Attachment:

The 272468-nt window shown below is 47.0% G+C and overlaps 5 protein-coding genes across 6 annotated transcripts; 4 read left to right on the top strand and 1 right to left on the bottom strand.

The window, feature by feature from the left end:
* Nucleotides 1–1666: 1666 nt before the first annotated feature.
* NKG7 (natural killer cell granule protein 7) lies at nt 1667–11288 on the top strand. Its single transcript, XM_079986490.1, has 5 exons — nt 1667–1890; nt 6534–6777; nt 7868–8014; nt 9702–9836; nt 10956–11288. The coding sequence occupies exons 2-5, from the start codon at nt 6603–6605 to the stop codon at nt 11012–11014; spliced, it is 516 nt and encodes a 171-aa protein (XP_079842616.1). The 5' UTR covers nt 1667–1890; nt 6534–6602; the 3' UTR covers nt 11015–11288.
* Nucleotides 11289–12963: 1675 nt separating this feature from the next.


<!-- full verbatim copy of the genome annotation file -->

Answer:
The 272468-nt window shown below is 47.0% G+C and overlaps 5 protein-coding genes across 6 annotated transcripts; 4 read left to right on the top strand and 1 right to left on the bottom strand.

The window, feature by feature from the left end:
* Nucleotides 1–1666: 1666 nt before the first annotated feature.
* NKG7 (natural killer cell granule protein 7) lies at nt 1667–11288 on the top strand. Its single transcript, XM_079986490.1, has 5 exons — nt 1667–1890; nt 6534–6777; nt 7868–8014; nt 9702–9836; nt 10956–11288. The coding sequence occupies exons 2-5, from the start codon at nt 6603–6605 to the stop codon at nt 11012–11014; spliced, it is 516 nt and encodes a 171-aa protein (XP_079842616.1). The 5' UTR covers nt 1667–1890; nt 6534–6602; the 3' UTR covers nt 11015–11288.
* Nucleotides 11289–12963: 1675 nt separating this feature from the next.